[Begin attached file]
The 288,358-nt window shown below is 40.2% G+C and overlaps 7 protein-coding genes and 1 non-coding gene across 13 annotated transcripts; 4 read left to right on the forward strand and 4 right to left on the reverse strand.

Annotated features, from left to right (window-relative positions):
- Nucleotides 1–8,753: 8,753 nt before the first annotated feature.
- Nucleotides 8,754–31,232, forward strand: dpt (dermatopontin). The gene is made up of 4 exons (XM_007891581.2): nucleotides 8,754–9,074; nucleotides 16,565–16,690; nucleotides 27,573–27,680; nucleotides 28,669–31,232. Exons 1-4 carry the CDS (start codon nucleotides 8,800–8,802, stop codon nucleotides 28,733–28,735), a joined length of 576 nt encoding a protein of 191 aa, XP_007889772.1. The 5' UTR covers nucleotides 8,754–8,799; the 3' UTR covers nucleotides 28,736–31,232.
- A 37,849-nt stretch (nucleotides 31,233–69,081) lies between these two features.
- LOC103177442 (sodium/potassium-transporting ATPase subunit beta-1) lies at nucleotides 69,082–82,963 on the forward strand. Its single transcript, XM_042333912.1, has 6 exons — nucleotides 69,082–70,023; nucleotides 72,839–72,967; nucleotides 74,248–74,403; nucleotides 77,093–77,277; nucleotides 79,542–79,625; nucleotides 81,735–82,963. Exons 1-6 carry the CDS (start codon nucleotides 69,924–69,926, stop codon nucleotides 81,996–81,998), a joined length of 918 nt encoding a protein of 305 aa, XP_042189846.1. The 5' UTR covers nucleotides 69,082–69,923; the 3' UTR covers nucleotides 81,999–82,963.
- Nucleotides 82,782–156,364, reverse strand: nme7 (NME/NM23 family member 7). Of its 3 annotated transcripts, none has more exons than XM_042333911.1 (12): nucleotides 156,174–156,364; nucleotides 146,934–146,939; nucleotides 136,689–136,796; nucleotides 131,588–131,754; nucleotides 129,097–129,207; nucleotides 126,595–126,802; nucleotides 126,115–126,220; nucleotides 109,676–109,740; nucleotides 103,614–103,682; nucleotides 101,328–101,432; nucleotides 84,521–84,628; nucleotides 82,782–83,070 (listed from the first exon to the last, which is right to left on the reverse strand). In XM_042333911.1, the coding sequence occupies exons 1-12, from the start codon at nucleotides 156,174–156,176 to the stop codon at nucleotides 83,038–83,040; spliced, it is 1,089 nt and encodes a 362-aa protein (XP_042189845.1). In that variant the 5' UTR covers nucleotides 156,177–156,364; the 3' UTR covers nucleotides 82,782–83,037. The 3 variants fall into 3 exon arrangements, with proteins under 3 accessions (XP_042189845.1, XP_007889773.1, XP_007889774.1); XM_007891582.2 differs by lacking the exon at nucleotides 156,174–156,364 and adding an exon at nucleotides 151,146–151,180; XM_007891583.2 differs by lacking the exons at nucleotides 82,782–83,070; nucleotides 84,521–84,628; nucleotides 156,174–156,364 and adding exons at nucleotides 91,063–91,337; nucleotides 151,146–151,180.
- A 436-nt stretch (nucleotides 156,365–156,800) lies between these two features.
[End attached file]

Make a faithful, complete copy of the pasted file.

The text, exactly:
The 288,358-nt window shown below is 40.2% G+C and overlaps 7 protein-coding genes and 1 non-coding gene across 13 annotated transcripts; 4 read left to right on the forward strand and 4 right to left on the reverse strand.

Annotated features, from left to right (window-relative positions):
- Nucleotides 1–8,753: 8,753 nt before the first annotated feature.
- Nucleotides 8,754–31,232, forward strand: dpt (dermatopontin). The gene is made up of 4 exons (XM_007891581.2): nucleotides 8,754–9,074; nucleotides 16,565–16,690; nucleotides 27,573–27,680; nucleotides 28,669–31,232. Exons 1-4 carry the CDS (start codon nucleotides 8,800–8,802, stop codon nucleotides 28,733–28,735), a joined length of 576 nt encoding a protein of 191 aa, XP_007889772.1. The 5' UTR covers nucleotides 8,754–8,799; the 3' UTR covers nucleotides 28,736–31,232.
- A 37,849-nt stretch (nucleotides 31,233–69,081) lies between these two features.
- LOC103177442 (sodium/potassium-transporting ATPase subunit beta-1) lies at nucleotides 69,082–82,963 on the forward strand. Its single transcript, XM_042333912.1, has 6 exons — nucleotides 69,082–70,023; nucleotides 72,839–72,967; nucleotides 74,248–74,403; nucleotides 77,093–77,277; nucleotides 79,542–79,625; nucleotides 81,735–82,963. Exons 1-6 carry the CDS (start codon nucleotides 69,924–69,926, stop codon nucleotides 81,996–81,998), a joined length of 918 nt encoding a protein of 305 aa, XP_042189846.1. The 5' UTR covers nucleotides 69,082–69,923; the 3' UTR covers nucleotides 81,999–82,963.
- Nucleotides 82,782–156,364, reverse strand: nme7 (NME/NM23 family member 7). Of its 3 annotated transcripts, none has more exons than XM_042333911.1 (12): nucleotides 156,174–156,364; nucleotides 146,934–146,939; nucleotides 136,689–136,796; nucleotides 131,588–131,754; nucleotides 129,097–129,207; nucleotides 126,595–126,802; nucleotides 126,115–126,220; nucleotides 109,676–109,740; nucleotides 103,614–103,682; nucleotides 101,328–101,432; nucleotides 84,521–84,628; nucleotides 82,782–83,070 (listed from the first exon to the last, which is right to left on the reverse strand). In XM_042333911.1, the coding sequence occupies exons 1-12, from the start codon at nucleotides 156,174–156,176 to the stop codon at nucleotides 83,038–83,040; spliced, it is 1,089 nt and encodes a 362-aa protein (XP_042189845.1). In that variant the 5' UTR covers nucleotides 156,177–156,364; the 3' UTR covers nucleotides 82,782–83,037. The 3 variants fall into 3 exon arrangements, with proteins under 3 accessions (XP_042189845.1, XP_007889773.1, XP_007889774.1); XM_007891582.2 differs by lacking the exon at nucleotides 156,174–156,364 and adding an exon at nucleotides 151,146–151,180; XM_007891583.2 differs by lacking the exons at nucleotides 82,782–83,070; nucleotides 84,521–84,628; nucleotides 156,174–156,364 and adding exons at nucleotides 91,063–91,337; nucleotides 151,146–151,180.
- A 436-nt stretch (nucleotides 156,365–156,800) lies between these two features.